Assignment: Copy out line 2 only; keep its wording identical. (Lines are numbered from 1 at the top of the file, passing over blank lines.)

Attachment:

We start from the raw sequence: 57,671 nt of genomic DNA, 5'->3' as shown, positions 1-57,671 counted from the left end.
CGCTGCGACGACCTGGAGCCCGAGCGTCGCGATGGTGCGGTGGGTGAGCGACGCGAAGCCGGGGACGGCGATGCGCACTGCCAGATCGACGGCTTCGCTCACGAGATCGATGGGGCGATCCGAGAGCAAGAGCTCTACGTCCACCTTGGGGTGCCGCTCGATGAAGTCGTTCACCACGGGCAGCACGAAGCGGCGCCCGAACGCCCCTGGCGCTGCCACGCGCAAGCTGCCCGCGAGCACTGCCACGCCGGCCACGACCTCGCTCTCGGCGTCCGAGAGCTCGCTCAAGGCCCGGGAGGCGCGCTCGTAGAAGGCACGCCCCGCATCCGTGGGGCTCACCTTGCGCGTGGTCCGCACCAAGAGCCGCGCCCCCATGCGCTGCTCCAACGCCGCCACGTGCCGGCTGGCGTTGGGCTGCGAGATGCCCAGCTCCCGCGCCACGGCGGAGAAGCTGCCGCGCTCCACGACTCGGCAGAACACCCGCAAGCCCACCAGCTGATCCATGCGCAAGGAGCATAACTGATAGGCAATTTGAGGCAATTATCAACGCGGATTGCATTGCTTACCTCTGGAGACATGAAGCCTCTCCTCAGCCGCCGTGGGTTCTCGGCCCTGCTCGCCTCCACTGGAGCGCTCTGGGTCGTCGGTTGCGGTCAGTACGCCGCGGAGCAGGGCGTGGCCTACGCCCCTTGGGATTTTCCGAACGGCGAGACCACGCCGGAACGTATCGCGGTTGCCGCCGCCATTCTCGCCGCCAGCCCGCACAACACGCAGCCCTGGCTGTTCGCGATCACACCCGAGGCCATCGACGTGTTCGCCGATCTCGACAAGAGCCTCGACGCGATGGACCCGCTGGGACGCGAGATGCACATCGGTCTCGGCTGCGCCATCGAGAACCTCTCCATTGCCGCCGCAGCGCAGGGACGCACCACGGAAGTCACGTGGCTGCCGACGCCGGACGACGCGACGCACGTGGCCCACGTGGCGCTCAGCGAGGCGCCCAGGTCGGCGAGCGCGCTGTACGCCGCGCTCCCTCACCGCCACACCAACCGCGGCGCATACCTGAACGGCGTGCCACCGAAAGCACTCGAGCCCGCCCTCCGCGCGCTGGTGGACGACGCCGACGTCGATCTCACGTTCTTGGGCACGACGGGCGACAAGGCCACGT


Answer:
CGCTGCGACGACCTGGAGCCCGAGCGTCGCGATGGTGCGGTGGGTGAGCGACGCGAAGCCGGGGACGGCGATGCGCACTGCCAGATCGACGGCTTCGCTCACGAGATCGATGGGGCGATCCGAGAGCAAGAGCTCTACGTCCACCTTGGGGTGCCGCTCGATGAAGTCGTTCACCACGGGCAGCACGAAGCGGCGCCCGAACGCCCCTGGCGCTGCCACGCGCAAGCTGCCCGCGAGCACTGCCACGCCGGCCACGACCTCGCTCTCGGCGTCCGAGAGCTCGCTCAAGGCCCGGGAGGCGCGCTCGTAGAAGGCACGCCCCGCATCCGTGGGGCTCACCTTGCGCGTGGTCCGCACCAAGAGCCGCGCCCCCATGCGCTGCTCCAACGCCGCCACGTGCCGGCTGGCGTTGGGCTGCGAGATGCCCAGCTCCCGCGCCACGGCGGAGAAGCTGCCGCGCTCCACGACTCGGCAGAACACCCGCAAGCCCACCAGCTGATCCATGCGCAAGGAGCATAACTGATAGGCAATTTGAGGCAATTATCAACGCGGATTGCATTGCTTACCTCTGGAGACATGAAGCCTCTCCTCAGCCGCCGTGGGTTCTCGGCCCTGCTCGCCTCCACTGGAGCGCTCTGGGTCGTCGGTTGCGGTCAGTACGCCGCGGAGCAGGGCGTGGCCTACGCCCCTTGGGATTTTCCGAACGGCGAGACCACGCCGGAACGTATCGCGGTTGCCGCCGCCATTCTCGCCGCCAGCCCGCACAACACGCAGCCCTGGCTGTTCGCGATCACACCCGAGGCCATCGACGTGTTCGCCGATCTCGACAAGAGCCTCGACGCGATGGACCCGCTGGGACGCGAGATGCACATCGGTCTCGGCTGCGCCATCGAGAACCTCTCCATTGCCGCCGCAGCGCAGGGACGCACCACGGAAGTCACGTGGCTGCCGACGCCGGACGACGCGACGCACGTGGCCCACGTGGCGCTCAGCGAGGCGCCCAGGTCGGCGAGCGCGCTGTACGCCGCGCTCCCTCACCGCCACACCAACCGCGGCGCATACCTGAACGGCGTGCCACCGAAAGCACTCGAGCCCGCCCTCCGCGCGCTGGTGGACGACGCCGACGTCGATCTCACGTTCTTGGGCACGACGGGCGACAAGGCCACGT